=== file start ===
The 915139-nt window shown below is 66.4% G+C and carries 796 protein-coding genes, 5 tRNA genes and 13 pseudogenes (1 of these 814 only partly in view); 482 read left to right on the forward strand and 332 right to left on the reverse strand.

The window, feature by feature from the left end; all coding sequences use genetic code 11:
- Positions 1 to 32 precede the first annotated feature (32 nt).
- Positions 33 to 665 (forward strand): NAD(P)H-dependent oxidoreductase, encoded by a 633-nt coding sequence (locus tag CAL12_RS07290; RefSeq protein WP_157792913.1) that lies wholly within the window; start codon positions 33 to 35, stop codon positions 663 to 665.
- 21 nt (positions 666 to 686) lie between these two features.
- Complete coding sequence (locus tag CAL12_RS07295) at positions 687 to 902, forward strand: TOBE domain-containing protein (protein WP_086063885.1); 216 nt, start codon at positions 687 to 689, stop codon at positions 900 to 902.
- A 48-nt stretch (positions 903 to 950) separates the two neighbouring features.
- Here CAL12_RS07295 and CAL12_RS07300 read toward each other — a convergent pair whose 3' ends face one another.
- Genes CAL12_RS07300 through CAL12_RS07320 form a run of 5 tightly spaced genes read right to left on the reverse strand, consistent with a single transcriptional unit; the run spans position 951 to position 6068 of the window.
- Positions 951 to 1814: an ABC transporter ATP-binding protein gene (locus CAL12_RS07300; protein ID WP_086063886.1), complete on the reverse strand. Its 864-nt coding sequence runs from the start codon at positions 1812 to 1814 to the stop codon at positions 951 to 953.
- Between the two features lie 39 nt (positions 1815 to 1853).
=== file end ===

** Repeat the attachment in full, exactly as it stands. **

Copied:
The 915139-nt window shown below is 66.4% G+C and carries 796 protein-coding genes, 5 tRNA genes and 13 pseudogenes (1 of these 814 only partly in view); 482 read left to right on the forward strand and 332 right to left on the reverse strand.

The window, feature by feature from the left end; all coding sequences use genetic code 11:
- Positions 1 to 32 precede the first annotated feature (32 nt).
- Positions 33 to 665 (forward strand): NAD(P)H-dependent oxidoreductase, encoded by a 633-nt coding sequence (locus tag CAL12_RS07290; RefSeq protein WP_157792913.1) that lies wholly within the window; start codon positions 33 to 35, stop codon positions 663 to 665.
- 21 nt (positions 666 to 686) lie between these two features.
- Complete coding sequence (locus tag CAL12_RS07295) at positions 687 to 902, forward strand: TOBE domain-containing protein (protein WP_086063885.1); 216 nt, start codon at positions 687 to 689, stop codon at positions 900 to 902.
- A 48-nt stretch (positions 903 to 950) separates the two neighbouring features.
- Here CAL12_RS07295 and CAL12_RS07300 read toward each other — a convergent pair whose 3' ends face one another.
- Genes CAL12_RS07300 through CAL12_RS07320 form a run of 5 tightly spaced genes read right to left on the reverse strand, consistent with a single transcriptional unit; the run spans position 951 to position 6068 of the window.
- Positions 951 to 1814: an ABC transporter ATP-binding protein gene (locus CAL12_RS07300; protein ID WP_086063886.1), complete on the reverse strand. Its 864-nt coding sequence runs from the start codon at positions 1812 to 1814 to the stop codon at positions 951 to 953.
- Between the two features lie 39 nt (positions 1815 to 1853).